WMU News

Book about medieval nuns as artists wins Grundler Prize

May 13, 1999

KALAMAZOO--A groundbreaking book on devotional imagery and spirituality in female monastic communities during the Middle Ages has been named the winner of a major international prize for scholarship in medieval studies by Western Michigan University.

The 1999 Otto Grundler Prize was awarded to Dr. Jeffrey F. Hamburger, professor of art history at the University of Toronto, during ceremonies at the 34th International Congress on Medieval Studies, held May 6-9 at WMU. The $2,500 prize is named for the former director of WMU's Medieval Institute, which each year acts as host to the world's largest gathering of scholars in medieval studies. More than 2,700 persons attended this year's event.

Hamburger's book "Nuns as Artists: The Visual Culture of a Medieval Convent" was selected from among 46 nominations. Published in 1997 by University of California Press, the book explores the importance of visual imagery in the devotional practices of late-medieval women's communities. The work is based on a study of twelve little-known drawings done in the 16th century by an unknown Benedictine nun from the convent of St. Walburg in Eichstatt, Bavaria, Germany. Attempts to interpret the drawings and provide a window onto the spiritual life of cloistered women are central to the work.

According to Dr. Paul E. Szarmach, director of the Medieval Institute, Hamburger's book is significant because it uncovers new evidence of the roles women played during the Middle Ages.

"The role of women during the Middle Ages is always downplayed," he says. "But Hamburger has the evidence to show that there was a lively, active culture in these women's societies. He is dealing with new evidence in a new way."

The Grundler Prize was established by WMU President Emeritus Diether H. Haenicke to honor Grundler for his distinguished service to the University and his life-long dedication to the international community of medievalists. The prize is intended to recognize a book or monograph on a medieval subject judged by a selection committee to be an outstanding contribution to the field. Authors from any country are eligible for the prize and nominations are accepted from readers or publishers.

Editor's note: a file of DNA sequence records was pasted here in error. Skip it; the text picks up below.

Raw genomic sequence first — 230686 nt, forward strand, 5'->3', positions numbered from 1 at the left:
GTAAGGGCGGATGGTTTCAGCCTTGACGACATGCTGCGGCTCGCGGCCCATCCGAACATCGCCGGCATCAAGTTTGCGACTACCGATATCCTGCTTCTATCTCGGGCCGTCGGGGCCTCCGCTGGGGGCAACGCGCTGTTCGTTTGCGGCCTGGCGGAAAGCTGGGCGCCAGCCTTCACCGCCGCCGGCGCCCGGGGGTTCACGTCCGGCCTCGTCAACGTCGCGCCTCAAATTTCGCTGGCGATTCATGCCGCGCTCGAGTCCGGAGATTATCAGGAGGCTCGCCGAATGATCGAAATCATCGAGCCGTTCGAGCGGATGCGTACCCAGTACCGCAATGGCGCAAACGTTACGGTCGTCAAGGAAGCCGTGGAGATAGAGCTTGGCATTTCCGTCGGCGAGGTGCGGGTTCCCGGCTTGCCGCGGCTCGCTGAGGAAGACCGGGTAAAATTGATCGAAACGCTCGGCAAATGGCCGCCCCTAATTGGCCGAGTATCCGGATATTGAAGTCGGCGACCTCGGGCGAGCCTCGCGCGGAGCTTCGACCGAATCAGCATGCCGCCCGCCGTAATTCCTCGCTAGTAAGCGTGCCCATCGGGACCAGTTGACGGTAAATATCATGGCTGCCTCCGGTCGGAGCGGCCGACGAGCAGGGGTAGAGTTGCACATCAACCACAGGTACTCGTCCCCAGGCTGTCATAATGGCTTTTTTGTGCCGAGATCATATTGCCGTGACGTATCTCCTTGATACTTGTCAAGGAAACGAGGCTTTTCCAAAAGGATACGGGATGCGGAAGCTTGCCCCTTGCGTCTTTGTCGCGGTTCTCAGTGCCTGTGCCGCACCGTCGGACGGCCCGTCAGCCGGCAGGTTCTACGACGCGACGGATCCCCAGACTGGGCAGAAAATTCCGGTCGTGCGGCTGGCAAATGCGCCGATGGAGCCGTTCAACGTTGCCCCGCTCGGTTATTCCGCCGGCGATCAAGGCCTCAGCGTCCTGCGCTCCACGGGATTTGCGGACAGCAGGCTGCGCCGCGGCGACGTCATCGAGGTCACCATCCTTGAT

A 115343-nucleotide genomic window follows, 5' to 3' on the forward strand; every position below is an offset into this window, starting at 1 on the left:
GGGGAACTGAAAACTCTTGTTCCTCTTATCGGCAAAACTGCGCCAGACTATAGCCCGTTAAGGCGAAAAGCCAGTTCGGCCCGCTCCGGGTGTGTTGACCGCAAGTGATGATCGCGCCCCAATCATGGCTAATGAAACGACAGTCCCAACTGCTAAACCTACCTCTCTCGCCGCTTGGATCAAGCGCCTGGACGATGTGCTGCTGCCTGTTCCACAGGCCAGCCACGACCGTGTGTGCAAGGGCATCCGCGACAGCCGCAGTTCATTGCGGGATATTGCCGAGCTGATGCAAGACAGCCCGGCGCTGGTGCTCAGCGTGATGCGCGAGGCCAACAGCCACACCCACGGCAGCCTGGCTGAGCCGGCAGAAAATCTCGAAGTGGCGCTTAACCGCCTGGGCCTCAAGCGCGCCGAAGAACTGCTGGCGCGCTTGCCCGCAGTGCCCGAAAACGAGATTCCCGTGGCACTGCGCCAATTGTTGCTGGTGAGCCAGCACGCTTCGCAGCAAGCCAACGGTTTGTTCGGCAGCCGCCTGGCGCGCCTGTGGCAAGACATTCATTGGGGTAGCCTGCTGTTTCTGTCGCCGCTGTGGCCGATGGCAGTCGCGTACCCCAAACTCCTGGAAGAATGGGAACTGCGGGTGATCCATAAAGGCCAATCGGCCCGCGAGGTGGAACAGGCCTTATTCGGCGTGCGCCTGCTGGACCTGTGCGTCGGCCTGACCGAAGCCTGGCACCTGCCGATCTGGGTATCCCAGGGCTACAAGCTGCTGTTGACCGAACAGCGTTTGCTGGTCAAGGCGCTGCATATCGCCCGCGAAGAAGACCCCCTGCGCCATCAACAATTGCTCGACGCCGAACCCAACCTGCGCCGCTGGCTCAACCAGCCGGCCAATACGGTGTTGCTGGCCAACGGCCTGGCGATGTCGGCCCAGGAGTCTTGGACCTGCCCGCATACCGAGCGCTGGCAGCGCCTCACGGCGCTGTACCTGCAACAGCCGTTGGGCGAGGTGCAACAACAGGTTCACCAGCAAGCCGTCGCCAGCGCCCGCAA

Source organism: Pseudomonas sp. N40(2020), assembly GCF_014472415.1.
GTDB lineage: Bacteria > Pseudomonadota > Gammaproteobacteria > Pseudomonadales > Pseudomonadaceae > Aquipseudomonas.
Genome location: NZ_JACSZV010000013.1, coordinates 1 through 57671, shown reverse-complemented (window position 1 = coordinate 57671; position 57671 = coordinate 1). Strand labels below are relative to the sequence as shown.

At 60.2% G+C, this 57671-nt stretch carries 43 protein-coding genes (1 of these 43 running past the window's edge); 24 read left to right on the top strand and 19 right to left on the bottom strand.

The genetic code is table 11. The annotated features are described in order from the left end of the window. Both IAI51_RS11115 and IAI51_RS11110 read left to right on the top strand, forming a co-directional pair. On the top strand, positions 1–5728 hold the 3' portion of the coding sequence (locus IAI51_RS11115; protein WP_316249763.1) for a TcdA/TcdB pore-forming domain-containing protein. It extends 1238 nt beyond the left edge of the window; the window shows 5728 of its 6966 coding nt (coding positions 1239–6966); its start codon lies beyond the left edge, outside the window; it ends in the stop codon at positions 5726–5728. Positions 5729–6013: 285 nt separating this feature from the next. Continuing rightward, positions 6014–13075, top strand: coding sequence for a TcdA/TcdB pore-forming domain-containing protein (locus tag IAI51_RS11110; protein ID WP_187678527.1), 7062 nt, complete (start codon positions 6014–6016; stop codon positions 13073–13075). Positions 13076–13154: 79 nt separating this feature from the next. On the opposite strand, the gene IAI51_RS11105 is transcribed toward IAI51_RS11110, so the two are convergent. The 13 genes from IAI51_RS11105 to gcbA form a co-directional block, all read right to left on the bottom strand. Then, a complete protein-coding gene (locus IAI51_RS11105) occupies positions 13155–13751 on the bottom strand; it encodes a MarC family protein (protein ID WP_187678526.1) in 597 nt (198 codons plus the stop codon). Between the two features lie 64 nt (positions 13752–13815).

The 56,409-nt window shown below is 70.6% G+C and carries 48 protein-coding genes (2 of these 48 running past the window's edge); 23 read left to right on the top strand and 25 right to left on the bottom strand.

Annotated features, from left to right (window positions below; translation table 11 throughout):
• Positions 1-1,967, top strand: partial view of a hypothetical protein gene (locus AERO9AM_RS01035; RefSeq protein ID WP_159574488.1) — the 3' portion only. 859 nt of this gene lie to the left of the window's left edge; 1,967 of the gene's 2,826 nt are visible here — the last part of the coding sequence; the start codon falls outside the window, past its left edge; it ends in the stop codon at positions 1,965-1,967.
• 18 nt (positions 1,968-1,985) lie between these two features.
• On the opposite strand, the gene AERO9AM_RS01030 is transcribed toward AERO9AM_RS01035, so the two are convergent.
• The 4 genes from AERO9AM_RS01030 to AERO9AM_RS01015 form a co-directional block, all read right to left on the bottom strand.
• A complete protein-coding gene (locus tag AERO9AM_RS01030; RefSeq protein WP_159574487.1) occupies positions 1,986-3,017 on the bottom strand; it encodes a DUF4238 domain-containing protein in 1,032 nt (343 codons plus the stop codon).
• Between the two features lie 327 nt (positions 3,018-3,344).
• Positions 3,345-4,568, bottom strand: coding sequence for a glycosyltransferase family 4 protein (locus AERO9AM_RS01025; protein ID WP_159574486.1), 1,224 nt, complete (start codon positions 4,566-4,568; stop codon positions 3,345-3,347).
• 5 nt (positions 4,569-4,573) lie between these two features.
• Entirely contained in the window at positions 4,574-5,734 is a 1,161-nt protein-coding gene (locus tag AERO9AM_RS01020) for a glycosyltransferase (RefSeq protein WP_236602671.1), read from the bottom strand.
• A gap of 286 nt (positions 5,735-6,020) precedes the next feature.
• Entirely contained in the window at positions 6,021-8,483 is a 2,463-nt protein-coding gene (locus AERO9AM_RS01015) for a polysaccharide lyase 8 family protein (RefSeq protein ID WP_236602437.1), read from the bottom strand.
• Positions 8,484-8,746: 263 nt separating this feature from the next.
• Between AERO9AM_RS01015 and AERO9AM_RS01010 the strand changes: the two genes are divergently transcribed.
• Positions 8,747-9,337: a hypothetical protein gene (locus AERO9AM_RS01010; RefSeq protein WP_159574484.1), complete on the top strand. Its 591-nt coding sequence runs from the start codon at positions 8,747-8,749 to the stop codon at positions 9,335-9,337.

Hamburger, who received bachelor's, master's and doctoral degrees from Yale University, has been at the University of Toronto since 1997. Prior to that, he was at Oberlin College in Ohio where he was the Irving E. Houck Professor in the Humanities. A 1979 recipient of a Fulbright Fellowship, he has also received fellowships from the Guggenheim Foundation and the National Endowment for the Humanities. In addition to "Nuns as Artists," Hamburger is the author of two other books, "The Visual and the Visionary: Art and Female Spirituality in Medieval Germany" and "The Rothschild Canticles: Art and Mysticism in Flanders and the Rhineland circa 1300."

Media contact: Marie Lee, 616 387-8400, marie.lee@wmich.edu

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